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Winter Time Blues: Seasonal Affective Disorder

Have you ever heard someone say, “I feel the same way it looks outside” as it pours down rain and gloomy clouds cover the sky? If you are like me and hate the cold weather and rain then maybe this time of year isn’t your happiest. Some of us only feel a little gloomy, while others are severely depressed due to a depression disorder and it’s important to know the difference. Even though the weather may be gloomy and influence our moods, it doesn’t have to control them.

According to MSN.com, researchers have found that 10 to 20% of Americans suffer from Seasonal Affective Disorder, or SAD. This disorder has been linked to the cold winter months when the sun is out for shorter periods of time and warm weather is nowhere to be seen. Although SAD can be genetic, there are things you can do to prevent becoming depressed and stay in a general happy mood during the winter season.

It may be cliché, but smile; it’s contagious! Smiling is good for you and it’s good for those around you. Try it now, as you read this sentence, begin to smile. Not a fake smile, a true and genuine smile. Smile as you read the rest of this article and I guarantee you will be in a better mood.

Exercising is one of the best cures for a gloomy mood. Although it may take a little motivation to begin working out, once you start moving, your body will instantly begin to feel better. I’m not talking about an excruciating workout, but raising your heart rate with a simple jog or a little yoga will give your body the endorphins it needs to put you in a happy state of mind.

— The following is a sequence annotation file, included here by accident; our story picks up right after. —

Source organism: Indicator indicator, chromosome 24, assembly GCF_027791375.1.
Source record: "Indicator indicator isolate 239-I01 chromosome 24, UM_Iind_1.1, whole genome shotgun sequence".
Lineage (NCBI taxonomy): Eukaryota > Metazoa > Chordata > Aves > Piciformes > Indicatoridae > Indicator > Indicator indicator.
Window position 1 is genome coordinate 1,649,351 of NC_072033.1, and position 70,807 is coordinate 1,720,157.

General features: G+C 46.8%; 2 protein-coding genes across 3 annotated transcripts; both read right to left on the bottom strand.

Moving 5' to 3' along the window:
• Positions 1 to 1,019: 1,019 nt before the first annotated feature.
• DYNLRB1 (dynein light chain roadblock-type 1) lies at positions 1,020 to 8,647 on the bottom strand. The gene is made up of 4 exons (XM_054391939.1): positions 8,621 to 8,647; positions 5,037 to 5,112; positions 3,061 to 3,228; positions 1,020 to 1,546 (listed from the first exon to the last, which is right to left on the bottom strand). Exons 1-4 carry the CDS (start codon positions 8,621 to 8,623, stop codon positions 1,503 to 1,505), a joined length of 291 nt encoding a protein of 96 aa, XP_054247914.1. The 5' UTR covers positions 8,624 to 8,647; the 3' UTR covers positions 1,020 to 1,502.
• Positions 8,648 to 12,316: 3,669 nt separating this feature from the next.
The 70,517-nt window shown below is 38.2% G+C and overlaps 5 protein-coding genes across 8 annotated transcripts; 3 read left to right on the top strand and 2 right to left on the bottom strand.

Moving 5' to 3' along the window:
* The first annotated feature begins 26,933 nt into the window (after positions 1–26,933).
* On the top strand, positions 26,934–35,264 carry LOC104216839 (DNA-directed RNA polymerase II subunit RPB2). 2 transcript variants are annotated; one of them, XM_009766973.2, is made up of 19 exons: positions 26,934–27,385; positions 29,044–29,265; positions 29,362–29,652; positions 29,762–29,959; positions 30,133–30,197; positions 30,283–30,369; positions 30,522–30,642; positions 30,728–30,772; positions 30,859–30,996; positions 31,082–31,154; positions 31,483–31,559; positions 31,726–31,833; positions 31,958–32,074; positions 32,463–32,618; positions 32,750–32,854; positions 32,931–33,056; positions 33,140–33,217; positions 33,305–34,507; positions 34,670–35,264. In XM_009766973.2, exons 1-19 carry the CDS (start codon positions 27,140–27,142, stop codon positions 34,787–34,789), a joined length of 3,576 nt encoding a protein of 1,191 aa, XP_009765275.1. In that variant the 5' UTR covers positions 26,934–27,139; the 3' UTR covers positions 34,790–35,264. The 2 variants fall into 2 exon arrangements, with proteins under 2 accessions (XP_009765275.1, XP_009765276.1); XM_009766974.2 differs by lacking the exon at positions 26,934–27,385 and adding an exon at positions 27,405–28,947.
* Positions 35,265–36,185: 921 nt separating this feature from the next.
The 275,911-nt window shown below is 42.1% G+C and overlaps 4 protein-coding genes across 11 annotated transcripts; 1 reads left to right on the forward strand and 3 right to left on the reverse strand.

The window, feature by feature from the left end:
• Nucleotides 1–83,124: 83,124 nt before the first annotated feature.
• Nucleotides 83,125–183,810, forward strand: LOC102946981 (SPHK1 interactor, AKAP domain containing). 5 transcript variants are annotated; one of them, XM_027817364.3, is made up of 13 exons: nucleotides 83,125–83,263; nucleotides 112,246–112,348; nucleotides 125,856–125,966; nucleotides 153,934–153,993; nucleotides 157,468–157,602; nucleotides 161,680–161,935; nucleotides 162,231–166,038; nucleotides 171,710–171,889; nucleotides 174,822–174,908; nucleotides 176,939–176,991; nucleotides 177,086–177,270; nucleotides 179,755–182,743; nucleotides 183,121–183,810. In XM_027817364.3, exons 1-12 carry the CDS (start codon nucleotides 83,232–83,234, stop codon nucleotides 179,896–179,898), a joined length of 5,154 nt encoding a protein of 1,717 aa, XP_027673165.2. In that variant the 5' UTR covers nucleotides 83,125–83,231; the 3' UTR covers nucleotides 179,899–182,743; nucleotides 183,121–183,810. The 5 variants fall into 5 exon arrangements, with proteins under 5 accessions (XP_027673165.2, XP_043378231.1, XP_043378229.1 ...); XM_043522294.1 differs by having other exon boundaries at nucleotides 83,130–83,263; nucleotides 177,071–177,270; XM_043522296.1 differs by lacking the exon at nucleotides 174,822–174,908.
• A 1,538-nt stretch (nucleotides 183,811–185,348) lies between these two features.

Music has the power to heal all. Think about it... when you’re at a party being the superstar you are, the music seems to take over your body and you want to dance. Music is emotional and listening to high energy, pumped up, sexy, happy music can help put you in a happy place. Have caution: it’s probably a good idea to stay away from the Adele section of your iTunes if you are going to go through music therapy.

Last but not least, do something positive. Whether it is for you or for another person, making positive decisions and actions can put you in a good mood. Volunteer with kids, help out at a local animal shelter, or help feed the homeless; anything that will make you and whomever you are helping feel good. Thinking positively instead of focusing on the negative will give you a better outlook on your entire day, leaving you less likely to stay in a slump of depression.

By: Olivia Lewis | Image: Source

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